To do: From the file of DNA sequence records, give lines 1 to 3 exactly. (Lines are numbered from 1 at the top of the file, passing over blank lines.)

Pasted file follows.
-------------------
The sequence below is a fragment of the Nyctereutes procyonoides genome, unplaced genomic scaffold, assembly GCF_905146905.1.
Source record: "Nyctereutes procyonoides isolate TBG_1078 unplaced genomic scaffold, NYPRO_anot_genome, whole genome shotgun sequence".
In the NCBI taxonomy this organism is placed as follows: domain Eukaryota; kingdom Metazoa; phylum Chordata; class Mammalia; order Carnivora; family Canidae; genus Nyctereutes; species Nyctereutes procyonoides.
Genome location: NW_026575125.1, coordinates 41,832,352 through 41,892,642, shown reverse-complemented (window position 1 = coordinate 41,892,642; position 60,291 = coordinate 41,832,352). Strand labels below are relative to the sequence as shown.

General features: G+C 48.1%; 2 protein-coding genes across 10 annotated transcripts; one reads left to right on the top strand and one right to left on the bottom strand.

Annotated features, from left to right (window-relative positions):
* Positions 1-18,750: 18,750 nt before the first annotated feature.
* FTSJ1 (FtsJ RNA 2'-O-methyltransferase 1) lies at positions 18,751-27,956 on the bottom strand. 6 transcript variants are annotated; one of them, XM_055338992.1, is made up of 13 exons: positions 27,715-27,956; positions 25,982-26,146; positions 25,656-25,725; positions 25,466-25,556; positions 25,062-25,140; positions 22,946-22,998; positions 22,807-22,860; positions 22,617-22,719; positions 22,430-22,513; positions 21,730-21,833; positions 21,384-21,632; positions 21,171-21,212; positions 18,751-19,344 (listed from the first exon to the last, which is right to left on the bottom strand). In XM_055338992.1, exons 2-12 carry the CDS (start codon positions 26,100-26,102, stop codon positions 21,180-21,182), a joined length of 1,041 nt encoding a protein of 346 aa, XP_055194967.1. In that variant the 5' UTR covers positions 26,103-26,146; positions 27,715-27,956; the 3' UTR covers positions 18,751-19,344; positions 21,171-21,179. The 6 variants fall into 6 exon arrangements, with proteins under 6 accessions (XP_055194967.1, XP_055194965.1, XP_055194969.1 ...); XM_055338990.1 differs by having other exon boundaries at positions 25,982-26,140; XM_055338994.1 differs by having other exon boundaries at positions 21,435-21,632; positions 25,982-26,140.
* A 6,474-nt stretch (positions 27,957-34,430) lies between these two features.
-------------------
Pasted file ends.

The sequence below is a fragment of the Nyctereutes procyonoides genome, unplaced genomic scaffold, assembly GCF_905146905.1.
Source record: "Nyctereutes procyonoides isolate TBG_1078 unplaced genomic scaffold, NYPRO_anot_genome, whole genome shotgun sequence".
In the NCBI taxonomy this organism is placed as follows: domain Eukaryota; kingdom Metazoa; phylum Chordata; class Mammalia; order Carnivora; family Canidae; genus Nyctereutes; species Nyctereutes procyonoides.